by Vincent A. Toreno, Esq.
We are seeing a rising trend in requests for authorization of “one-time” genetic testing. Healthcare providers are requesting the testing to assist in effectively prescribing medications for the injured employee, claiming the tests help pinpoint the most beneficial medications with the least side effects as well as appropriate dosages and addiction risks. Although the testing only needs to be performed once per patient, it is expensive and therefore employers and insurers should carefully evaluate each case, as well as question the physician, to determine whether the testing is medically appropriate and makes economic sense in that particular situation.
This emerging field known as pharmacogenomics, or drug-gene testing, is a process that analyzes an individual’s genetic make-up purportedly to determine the individual’s ability to metabolize certain medicines. The idea is that the testing will determine the medicines and doses more likely to be effective based on the patient’s genetic make-up. We all inherit genes that impact certain characteristics such as eye and hair color, but we also inherit genes that determine how well our bodies respond to medicines. While this is a new and emerging field, the science upon which it is based is being developed at prestigious and well respected institutions such as the Mayo Clinic. Indeed, Medicare recently agreed to begin paying for drug-gene testing in treating depression where the patient has tried at least one depression medication without success.
However, drug-gene testing has its limitations. First, it is expensive. CPT codes used for the testing are 81225 ($396.46), 81226 ($613.57) and 81227 ($237.87), for a total of $1,247.90 under the Georgia Workers’ Compensation fee schedule. Often, more than one panel is required because testing may need to be conducted for each medication the patient uses. Additionally, there are many medications for which no testing is currently available, including tests for over-the-counter medications such as aspirin and other pain relievers. More importantly, some physicians and scientists are urging caution, claiming the science behind drug-gene testing is not sufficiently supported by good research. Some physicians point out that pharmacogenomics testing is not a panacea; rather, it simply one tool to assist in determining which medication is best. Other factors such as age, lifestyle and other medications must also be considered.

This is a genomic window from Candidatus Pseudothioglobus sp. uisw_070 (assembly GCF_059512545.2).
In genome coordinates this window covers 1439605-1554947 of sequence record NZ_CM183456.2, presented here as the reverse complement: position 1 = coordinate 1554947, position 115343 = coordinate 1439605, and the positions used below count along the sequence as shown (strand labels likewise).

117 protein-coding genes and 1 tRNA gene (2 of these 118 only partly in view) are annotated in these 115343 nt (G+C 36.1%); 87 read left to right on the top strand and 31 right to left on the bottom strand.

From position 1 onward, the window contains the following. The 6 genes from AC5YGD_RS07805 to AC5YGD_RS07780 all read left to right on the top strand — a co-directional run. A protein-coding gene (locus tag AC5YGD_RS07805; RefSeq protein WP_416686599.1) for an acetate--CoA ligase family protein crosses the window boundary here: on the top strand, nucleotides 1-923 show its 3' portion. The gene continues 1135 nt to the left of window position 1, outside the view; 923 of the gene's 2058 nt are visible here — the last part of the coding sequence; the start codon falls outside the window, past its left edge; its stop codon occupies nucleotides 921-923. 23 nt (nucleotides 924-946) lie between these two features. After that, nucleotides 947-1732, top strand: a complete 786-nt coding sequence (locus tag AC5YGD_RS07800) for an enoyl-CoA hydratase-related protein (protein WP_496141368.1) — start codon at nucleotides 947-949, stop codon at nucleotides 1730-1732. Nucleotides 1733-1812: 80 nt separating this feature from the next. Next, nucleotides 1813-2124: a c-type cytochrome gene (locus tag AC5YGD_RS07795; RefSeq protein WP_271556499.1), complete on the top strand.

It is also important to understand that drug-gene testing is not currently regulated by the FDA, although the FDA has announced that will change over the next several years. For the time being, companies that provide this service are not governed by the same rules and scrutiny as drug manufacturers nor are they required to disclose physicians who are paid to promote their service. Thus, patients are unable to find out whether the doctor stands to gain financially by recommending the test.
As with all emerging technologies, it is important to take a cautious approach. Analyze the claim and question the physician who is requesting the testing. Are the prescription costs high? Is the claimant on a lot of medications or having adverse side effects on their current prescription regimen? Is the claimant’s pain and condition well controlled or has the physician needed to take a “trial and error” approach to find the right prescription?
While the Georgia Composite Medical Board has rules which require monitoring and random drug testing in certain cases involving controlled substances, genetic testing is not mandated and therefore employer and insurers can choose not to authorize this testing if it is not medically warranted.